- Awesome agent liked my synopsis advice!
- True sportsmanship
- What the 2016 World Series taught us
- Dave Barry columns
- Reader's Digest Funny Stories
- Journey to the Centre of the Earth
- Info for writers making a will
- "Merry Christmas, My Friend"
- Night Before Christmas - Legal Edition
- Top 10 military stories of 2016
- THIS SEASON'S FEATURED LINKS: Holiday shipping info for military
- 2017 holiday mailing deadlines for military mail
Thursday, April 23, 2015
Legal Definitions - T
A to Z Blogging Challenge. My topic is LEGAL DEFINITIONS EXPLAINED IN PLAIN [AND HOPEFULLY HUMOROUS] ENGLISH.
Tenant – A person who occupies real property owned by another, either residential or commercial, usually for the payment of monthly rent. Most tenants are responsible, law abiding citizens. I don't get to meet many of those. Some of the tenants I meet are just experiencing a bad time of their lives, but others have relocated to their current dwelling from the netherworld, which is a euphemism for the fact they are tenants from hell.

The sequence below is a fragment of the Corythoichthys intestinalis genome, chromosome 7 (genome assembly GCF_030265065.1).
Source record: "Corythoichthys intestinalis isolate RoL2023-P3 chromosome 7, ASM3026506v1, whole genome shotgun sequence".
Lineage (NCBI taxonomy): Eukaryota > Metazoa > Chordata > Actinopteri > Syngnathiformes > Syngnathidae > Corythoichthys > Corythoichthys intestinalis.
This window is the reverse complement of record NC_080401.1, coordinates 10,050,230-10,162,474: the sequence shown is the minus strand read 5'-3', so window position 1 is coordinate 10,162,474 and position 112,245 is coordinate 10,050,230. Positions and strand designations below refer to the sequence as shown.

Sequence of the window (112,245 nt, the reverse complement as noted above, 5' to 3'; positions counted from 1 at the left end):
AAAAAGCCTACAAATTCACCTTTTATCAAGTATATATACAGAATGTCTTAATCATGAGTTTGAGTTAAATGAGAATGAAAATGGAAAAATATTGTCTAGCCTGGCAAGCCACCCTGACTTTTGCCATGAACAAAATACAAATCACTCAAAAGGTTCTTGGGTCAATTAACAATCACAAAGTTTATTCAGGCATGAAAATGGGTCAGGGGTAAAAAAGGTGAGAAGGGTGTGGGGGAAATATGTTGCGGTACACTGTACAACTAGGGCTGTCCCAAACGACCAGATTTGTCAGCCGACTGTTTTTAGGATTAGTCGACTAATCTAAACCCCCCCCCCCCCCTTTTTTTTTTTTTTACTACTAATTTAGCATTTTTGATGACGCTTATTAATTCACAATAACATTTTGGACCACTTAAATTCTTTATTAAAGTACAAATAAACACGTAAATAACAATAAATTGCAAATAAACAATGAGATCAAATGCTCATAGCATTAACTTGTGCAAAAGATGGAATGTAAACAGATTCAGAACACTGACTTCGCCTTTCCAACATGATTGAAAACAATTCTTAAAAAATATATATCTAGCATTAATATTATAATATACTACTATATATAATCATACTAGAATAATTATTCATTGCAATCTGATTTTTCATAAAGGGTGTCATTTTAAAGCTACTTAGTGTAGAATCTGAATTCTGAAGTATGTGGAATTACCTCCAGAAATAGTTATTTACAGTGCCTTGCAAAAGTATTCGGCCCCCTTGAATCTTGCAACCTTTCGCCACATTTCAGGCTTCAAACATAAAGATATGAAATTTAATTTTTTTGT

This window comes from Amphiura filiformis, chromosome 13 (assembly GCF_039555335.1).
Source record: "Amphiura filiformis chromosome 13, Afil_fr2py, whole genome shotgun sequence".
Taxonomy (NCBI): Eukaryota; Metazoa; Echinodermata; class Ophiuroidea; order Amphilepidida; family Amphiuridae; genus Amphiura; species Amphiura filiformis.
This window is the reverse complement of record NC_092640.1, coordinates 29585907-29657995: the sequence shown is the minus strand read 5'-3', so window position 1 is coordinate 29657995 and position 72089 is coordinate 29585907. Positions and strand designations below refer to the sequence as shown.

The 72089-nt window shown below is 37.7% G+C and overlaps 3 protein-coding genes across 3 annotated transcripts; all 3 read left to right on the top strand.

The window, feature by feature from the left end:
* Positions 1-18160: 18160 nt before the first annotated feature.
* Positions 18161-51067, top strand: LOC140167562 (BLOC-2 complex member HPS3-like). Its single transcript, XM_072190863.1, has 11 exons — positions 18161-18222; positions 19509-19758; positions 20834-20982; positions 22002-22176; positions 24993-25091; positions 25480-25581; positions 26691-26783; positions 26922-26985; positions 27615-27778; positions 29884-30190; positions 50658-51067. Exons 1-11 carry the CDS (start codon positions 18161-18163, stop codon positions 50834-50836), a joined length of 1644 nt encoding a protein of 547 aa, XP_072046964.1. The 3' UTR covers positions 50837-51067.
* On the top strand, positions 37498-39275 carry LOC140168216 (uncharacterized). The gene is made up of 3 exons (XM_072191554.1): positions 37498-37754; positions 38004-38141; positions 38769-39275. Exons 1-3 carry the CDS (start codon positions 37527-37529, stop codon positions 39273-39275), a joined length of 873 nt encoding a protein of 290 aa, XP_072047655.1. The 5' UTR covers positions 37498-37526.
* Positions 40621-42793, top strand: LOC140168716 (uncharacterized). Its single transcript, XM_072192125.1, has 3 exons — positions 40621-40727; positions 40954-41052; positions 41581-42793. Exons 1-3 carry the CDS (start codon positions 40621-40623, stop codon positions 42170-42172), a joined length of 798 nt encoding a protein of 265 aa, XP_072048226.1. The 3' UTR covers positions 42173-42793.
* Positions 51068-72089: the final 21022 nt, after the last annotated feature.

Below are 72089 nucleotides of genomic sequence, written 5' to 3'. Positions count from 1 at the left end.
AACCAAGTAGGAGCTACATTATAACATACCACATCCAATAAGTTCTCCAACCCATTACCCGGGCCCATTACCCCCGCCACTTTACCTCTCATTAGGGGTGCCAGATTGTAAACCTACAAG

Testify – Giving oral evidence under oath at a trial or deposition, with the opportunity for opposing parties to cross-examine. The amount of lying under oath which I have witnessed in court boggles the mind.
Time is of the essence – A legal phrase which means “the date/time indicated are EXACT. Even one second too late is too late.” Therefore, if I write a settlement agreement that states the defendant will move out of the property on May 1 at 4:00pm, if the defendant has not removed ALL of his personal property and ALL of the persons who reside there with him, and he does not hand over the keys at precisely 4:00pm [or before], he is in breach of the settlement. Most of my settlements have provisions for what happens upon breach, the most common being the defendant is responsible for paying a LOT more money. I once had a defendant ask the judge whether, if he didn't move out on time, he would be arrested. That provision is NEVER a part of my settlement agreements, altho there have been defendants for whom I would have LOVED to have included that provision.
Trial – A hearing wherein the facts of the case are presented for determination. The trier of fact [the entity who determines which facts are true and which aren't] can be either a judge or a jury. Most eviction trials are bench trials [non-jury]. Most legal aid organizations demand jury trials because the tenants don't have to pay for them [legal aid and all], and landlords don't want to pay for them either. Therefore, demanding a jury trial gives the tenants more bargaining power to obtain the settlement they want.